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Behold the Man (1935)
"Golgotha" (original title)

 -  Adventure | Drama  -  1935 (Austria)
6.2
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Ratings: 6.2/10 from 124 users  
Reviews: 3 user | 3 critic

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Title: Behold the Man (1935)

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Cast

Cast overview, first billed only:
Harry Baur ...
...
Robert Le Vigan ...
...
André Bacqué ...
Anne (as Andre Bacque)
Hubert Prélier ...
Pierre (as Hubert Prelier)
Lucas Gridoux ...
Edmond Van Daële ...
Gerson (as Van Daele)
Edwige Feuillère ...
Juliette Verneuil ...
Marcel Chabrier ...
Joseph d'Arimathie (as Chabrier)
Georges Saillard ...
Un Sanhédrite (as Saillard)
Marcel Carpentier ...
Le scribe
Victor Vina ...
Un Sanhédrite
François Viguier ...
Un Sanhédrite (as Viguier)
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Storyline

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Genres:

Adventure | Drama

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Details

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Release Date:

1935 (Austria)  »

Also Known As:

Behold the Man  »

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Technical Specs

Runtime:

Sound Mix:

(Western Electric Sound System)

Aspect Ratio:

1.37 : 1
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Did You Know?

Trivia

The first sound film made about the life of Jesus Christ, although it only covers Palm Sunday, the Passion, and the Resurrection. See more »

Crazy Credits

The cast list in the opening credits is read out by an off-screen voice. It lists the actors as follows: Harry Baur, Jean Gabin, Edwige Feuillère, Charles Granval, André Bacqué, Lucas Gridoux, Hubert Prélier, Juliette Verneuil and finally Robert Le Vigan as Jesus. See more »

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User Reviews

 
GOLGOTHA (Julien Duviver, 1935) ***1/2
5 April 2010 | by (Naxxar, Malta) – See all my reviews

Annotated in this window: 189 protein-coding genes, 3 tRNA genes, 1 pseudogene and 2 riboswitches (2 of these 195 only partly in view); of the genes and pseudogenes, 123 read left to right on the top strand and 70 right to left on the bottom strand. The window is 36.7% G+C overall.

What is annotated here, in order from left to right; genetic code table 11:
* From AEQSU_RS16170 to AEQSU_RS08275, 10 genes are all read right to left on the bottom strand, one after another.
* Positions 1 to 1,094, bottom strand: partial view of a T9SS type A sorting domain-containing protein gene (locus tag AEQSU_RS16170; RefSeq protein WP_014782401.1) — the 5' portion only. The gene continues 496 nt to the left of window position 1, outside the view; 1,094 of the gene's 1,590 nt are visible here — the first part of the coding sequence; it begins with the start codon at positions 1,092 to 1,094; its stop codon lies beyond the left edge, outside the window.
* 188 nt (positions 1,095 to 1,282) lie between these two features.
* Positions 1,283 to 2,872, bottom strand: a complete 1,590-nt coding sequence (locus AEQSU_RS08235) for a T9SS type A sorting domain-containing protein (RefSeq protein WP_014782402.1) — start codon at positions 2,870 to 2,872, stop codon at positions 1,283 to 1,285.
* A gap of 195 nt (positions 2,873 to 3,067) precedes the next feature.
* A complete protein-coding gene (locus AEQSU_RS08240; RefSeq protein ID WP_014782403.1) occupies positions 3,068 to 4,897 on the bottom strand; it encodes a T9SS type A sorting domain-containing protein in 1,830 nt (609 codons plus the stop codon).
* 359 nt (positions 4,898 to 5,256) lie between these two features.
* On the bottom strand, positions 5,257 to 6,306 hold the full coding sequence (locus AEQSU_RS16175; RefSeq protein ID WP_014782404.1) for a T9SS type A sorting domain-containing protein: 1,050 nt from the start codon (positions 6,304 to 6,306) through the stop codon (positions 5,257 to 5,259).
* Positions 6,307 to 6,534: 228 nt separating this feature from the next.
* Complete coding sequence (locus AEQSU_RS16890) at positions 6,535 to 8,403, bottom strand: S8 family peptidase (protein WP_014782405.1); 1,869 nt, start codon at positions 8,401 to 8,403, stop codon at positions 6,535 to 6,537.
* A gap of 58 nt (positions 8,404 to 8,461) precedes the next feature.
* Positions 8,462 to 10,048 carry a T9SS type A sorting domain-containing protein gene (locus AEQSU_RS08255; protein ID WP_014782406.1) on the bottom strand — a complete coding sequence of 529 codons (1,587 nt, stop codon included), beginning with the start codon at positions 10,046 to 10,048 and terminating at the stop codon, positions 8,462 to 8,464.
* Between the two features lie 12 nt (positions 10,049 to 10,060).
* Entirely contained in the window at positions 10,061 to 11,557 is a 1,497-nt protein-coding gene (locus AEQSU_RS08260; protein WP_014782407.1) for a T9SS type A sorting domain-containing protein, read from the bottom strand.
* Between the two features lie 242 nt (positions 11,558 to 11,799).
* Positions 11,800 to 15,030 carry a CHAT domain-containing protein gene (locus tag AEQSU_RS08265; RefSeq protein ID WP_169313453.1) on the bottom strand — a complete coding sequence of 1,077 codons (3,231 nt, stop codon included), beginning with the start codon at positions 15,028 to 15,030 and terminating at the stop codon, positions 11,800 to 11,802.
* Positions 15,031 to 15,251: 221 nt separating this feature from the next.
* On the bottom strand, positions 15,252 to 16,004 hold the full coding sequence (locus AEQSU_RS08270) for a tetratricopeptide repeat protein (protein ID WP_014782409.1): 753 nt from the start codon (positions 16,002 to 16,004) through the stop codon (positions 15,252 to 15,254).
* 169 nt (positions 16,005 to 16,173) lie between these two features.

This impressively-mounted but curiously little-known French production is notable as the first "Talkie" specifically dealing with the life of Jesus Christ; as far as I know, there has been only one Italian TV screening of it in my neck of the woods…and that happened all the way back in the mid-1980s! Somehow I got the itch to watch it on last year's Good Friday and, requesting it on a particularly providential website that will remain unnamed here, I was soon supplied with first an unsubtitled copy, then another sporting Italian ones and, much later, one bearing English subtitles! Being fluent in Italian, I had no qualms about seizing the second option immediately; actually, the Italian-dubbed print of the film is also included on the copy I acquired and, somewhat amusingly, the Italian subtitles on the original French version – which is how I eventually watched GOLGOTHA on this year's Easter Saturday – are a transcript of that translation (meaning that a few added lines of dialogue in Italian are kept in when there are no French counterparts for them)! The film was apparently first released as ECCE HOMO and that is how it is actually known (as it were) in the English-speaking world, i.e. BEHOLD THE MAN. Distinguished film-maker Julien Duvivier was truly at the top of his game during this finest period in his career that lasted for twenty years (1930-49); his impressively fluid direction here yields any number of striking compositions – right from that remarkably long opening tracking shot over the walls of Jerusalem – which truly elevate the film towards the upper echelons within the Biblical subgenre. Another significant contribution comes via Jacques Ibert's powerful score that is virtually a constant companion to the on screen images (so much so that Ibert is atypically billed right under Duvivier in the opening credits)! Besides, it seems very appropriate that the music makes use of the celebrated elegiac piece "Dies Irae"– given that Duvivier is here clearly under the influence of Carl Theodor Dreyer's revolutionary use of the close-up in his Silent masterpiece THE PASSION OF JOAN OF ARC (1928) and that Dreyer's subsequent spiritual work DAY OF WRATH (1943) was actually retitled DIES IRAE for Italian theatrical distribution purposes! The cast includes several notable names in French cinema: the teaming of Jean Gabin and Edwige Feuilliere, as Pontius Pilate and his wife Claudia respectively, is very different from their subsequent one in Claude Autant-Lara's LOVE IS MY PROFESSION (1958) that I watched earlier this year; Harry Baur's Herod Antipas, then, is initially in awe of his infamous defendant but is eventually disenchanted with Christ's silent defiance. I have purposefully left any comment about the actor playing Jesus Himself for last: Robert Le Vigan's Christ must surely be the most haunted and haunting one ever caught on celluloid (perhaps never more so than when He comes face to face with His heartbroken mother on the way to Golgotha) – could lyricist supremo Tim Rice perhaps have been thinking of his performance when he penned a particular phrase in the song "Pilate's Dream" for the popular Jesus Christ SUPERSTAR rock opera? Duvivier chooses to focus on the final week of Jesus' passage on Earth – from Palm Sunday to just after the Resurrection – but, although Christ's presence permeates every foot of the film (with the Jewish elders conniving against and the commoners exalting Him), the director cleverly withholds His first truly distinct appearance until the 20-minute mark (during the remarkably P.O.V.-shot hubris at the Temple)...but the audience is made to wait a further 6 minutes before we get a bona-fide close-up of the actor playing Him! Also noteworthy is that fact that, for being the first Sound film made about Christ, rather than focus on His teachings we get to experience Him through how others (Caiaphas, Judas Iscariot, Pontius Pilate, Herod Antipas, a fainting spectator at the flagellation, the distraught disciples at Emmaus, etc.) see Him. To get to Le Vigan once more for a minute: although I have watched, or have at my disposal, 10 other films in which he appeared, this is the first time that his presence has impressed itself upon me and, sadly, his off-screen life was as equally tragic as the part he played in GOLGOTHA itself – openly advocating his anti-Semitism and collaborating with the Nazis during their occupation of Paris, he was eventually stripped of his French citizenship and had all his assets confiscated, was imprisoned to ten years' hard labor (of which he served three) until, in late 1972, he ended his days impoverished and insane in Argentina!!